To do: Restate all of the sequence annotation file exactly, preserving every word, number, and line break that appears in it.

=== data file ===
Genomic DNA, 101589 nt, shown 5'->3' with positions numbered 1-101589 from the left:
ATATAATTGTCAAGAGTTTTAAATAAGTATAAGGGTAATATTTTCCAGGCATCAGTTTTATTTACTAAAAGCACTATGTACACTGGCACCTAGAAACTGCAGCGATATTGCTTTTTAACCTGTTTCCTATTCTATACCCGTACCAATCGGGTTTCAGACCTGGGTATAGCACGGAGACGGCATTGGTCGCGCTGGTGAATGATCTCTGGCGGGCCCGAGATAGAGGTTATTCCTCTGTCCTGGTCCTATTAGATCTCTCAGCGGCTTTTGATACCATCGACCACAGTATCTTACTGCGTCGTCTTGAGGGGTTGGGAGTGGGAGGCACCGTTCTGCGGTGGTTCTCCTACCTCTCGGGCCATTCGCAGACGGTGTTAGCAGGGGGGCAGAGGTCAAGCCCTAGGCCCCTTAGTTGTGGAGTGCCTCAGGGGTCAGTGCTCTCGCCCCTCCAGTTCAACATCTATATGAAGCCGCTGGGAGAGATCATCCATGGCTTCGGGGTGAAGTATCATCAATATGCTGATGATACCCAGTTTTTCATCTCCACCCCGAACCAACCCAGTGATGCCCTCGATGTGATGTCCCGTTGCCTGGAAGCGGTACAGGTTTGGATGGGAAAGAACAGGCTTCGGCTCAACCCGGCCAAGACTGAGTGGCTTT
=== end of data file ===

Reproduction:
Genomic DNA, 101589 nt, shown 5'->3' with positions numbered 1-101589 from the left:
ATATAATTGTCAAGAGTTTTAAATAAGTATAAGGGTAATATTTTCCAGGCATCAGTTTTATTTACTAAAAGCACTATGTACACTGGCACCTAGAAACTGCAGCGATATTGCTTTTTAACCTGTTTCCTATTCTATACCCGTACCAATCGGGTTTCAGACCTGGGTATAGCACGGAGACGGCATTGGTCGCGCTGGTGAATGATCTCTGGCGGGCCCGAGATAGAGGTTATTCCTCTGTCCTGGTCCTATTAGATCTCTCAGCGGCTTTTGATACCATCGACCACAGTATCTTACTGCGTCGTCTTGAGGGGTTGGGAGTGGGAGGCACCGTTCTGCGGTGGTTCTCCTACCTCTCGGGCCATTCGCAGACGGTGTTAGCAGGGGGGCAGAGGTCAAGCCCTAGGCCCCTTAGTTGTGGAGTGCCTCAGGGGTCAGTGCTCTCGCCCCTCCAGTTCAACATCTATATGAAGCCGCTGGGAGAGATCATCCATGGCTTCGGGGTGAAGTATCATCAATATGCTGATGATACCCAGTTTTTCATCTCCACCCCGAACCAACCCAGTGATGCCCTCGATGTGATGTCCCGTTGCCTGGAAGCGGTACAGGTTTGGATGGGAAAGAACAGGCTTCGGCTCAACCCGGCCAAGACTGAGTGGCTTT